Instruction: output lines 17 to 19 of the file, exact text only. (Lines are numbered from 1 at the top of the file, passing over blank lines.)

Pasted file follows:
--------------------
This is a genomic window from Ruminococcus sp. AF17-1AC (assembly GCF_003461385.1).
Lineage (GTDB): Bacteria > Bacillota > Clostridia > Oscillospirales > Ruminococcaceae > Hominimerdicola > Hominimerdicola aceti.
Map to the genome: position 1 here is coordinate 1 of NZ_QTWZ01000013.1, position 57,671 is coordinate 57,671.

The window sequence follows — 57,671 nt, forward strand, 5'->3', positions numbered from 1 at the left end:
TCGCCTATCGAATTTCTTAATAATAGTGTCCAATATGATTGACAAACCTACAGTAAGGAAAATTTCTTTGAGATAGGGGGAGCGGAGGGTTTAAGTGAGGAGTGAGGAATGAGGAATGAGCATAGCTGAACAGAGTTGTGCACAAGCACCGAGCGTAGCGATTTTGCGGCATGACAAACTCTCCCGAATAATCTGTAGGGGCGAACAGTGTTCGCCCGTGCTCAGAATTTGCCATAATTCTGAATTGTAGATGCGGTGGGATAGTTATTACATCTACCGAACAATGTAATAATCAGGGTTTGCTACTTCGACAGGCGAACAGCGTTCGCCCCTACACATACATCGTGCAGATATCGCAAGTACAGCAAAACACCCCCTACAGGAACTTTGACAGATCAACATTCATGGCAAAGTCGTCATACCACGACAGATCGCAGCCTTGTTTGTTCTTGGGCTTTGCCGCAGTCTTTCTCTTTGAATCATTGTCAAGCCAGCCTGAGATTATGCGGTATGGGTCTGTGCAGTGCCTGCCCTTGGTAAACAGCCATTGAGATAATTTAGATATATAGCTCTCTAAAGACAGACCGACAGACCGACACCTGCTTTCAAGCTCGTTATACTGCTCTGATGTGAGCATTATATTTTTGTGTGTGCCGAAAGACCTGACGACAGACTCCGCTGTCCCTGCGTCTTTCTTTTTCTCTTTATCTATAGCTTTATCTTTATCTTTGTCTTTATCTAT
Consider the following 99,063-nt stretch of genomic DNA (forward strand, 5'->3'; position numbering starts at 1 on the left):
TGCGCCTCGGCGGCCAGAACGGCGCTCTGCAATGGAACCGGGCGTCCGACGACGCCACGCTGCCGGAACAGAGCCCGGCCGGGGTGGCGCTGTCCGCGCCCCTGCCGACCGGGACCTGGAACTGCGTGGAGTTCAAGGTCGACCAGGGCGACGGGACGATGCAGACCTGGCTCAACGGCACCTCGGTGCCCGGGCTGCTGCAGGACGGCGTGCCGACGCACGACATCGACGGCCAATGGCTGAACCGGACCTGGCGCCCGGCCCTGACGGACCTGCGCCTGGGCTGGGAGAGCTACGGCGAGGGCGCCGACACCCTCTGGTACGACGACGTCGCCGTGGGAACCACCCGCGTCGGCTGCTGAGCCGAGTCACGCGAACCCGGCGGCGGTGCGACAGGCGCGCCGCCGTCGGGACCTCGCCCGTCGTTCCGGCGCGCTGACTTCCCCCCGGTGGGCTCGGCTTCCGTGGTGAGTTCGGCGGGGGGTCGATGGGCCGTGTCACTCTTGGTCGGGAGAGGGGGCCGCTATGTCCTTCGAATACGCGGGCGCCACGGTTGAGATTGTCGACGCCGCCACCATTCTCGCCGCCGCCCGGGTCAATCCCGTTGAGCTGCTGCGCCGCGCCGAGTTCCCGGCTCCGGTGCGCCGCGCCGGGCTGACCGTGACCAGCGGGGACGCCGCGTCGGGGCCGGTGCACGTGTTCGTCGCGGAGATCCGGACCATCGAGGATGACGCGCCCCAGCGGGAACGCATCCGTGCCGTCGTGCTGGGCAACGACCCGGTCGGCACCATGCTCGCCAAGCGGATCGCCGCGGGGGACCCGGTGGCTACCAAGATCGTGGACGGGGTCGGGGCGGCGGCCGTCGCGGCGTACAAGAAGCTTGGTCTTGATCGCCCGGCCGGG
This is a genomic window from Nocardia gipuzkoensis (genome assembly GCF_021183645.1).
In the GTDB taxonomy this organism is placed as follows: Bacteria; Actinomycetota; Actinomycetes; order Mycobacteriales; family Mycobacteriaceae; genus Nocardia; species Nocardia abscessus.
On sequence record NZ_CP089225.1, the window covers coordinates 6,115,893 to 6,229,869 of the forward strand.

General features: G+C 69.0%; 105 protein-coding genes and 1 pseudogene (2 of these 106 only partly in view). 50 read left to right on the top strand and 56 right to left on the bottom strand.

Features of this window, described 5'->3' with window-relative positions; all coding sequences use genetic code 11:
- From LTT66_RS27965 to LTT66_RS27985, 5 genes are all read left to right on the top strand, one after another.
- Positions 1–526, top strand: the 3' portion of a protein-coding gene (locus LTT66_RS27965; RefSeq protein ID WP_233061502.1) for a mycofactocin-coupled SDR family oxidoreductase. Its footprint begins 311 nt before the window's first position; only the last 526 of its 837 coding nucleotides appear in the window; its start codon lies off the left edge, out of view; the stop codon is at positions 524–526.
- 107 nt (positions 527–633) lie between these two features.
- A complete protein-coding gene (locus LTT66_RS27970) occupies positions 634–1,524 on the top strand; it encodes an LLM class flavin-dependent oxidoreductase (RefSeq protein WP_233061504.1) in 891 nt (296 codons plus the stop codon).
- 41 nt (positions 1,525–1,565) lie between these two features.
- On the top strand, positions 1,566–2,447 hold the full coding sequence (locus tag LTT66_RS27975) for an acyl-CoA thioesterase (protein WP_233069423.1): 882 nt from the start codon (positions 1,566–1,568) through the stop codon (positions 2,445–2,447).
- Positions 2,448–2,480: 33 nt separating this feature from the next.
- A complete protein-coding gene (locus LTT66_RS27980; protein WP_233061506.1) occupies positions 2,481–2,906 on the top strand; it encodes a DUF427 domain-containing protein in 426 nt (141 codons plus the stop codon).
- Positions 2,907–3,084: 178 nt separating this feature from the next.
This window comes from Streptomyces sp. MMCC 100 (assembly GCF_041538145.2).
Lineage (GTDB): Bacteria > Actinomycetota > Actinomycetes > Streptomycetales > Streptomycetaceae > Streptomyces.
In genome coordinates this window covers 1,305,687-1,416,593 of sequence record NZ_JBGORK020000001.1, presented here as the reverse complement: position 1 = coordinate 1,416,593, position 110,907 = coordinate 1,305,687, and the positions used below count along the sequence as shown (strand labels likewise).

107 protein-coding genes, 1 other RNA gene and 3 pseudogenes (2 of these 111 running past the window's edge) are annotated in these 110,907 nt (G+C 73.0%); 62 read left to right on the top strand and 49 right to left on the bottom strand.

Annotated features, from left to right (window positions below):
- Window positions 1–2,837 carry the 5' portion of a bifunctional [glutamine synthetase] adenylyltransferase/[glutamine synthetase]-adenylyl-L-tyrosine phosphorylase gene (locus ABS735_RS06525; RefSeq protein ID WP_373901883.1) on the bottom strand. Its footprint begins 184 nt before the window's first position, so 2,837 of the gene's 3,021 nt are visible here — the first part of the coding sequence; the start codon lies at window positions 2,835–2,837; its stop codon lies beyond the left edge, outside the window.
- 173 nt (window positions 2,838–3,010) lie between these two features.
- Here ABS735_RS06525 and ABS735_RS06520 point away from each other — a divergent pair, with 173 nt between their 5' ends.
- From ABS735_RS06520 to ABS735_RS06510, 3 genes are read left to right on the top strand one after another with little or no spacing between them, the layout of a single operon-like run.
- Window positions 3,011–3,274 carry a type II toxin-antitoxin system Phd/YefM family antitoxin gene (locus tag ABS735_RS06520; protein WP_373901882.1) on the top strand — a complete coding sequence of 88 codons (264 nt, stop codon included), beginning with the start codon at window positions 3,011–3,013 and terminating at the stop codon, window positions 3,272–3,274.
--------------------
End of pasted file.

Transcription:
- 41 nt (positions 1,525–1,565) lie between these two features.
- On the top strand, positions 1,566–2,447 hold the full coding sequence (locus tag LTT66_RS27975) for an acyl-CoA thioesterase (protein WP_233069423.1): 882 nt from the start codon (positions 1,566–1,568) through the stop codon (positions 2,445–2,447).
- Positions 2,448–2,480: 33 nt separating this feature from the next.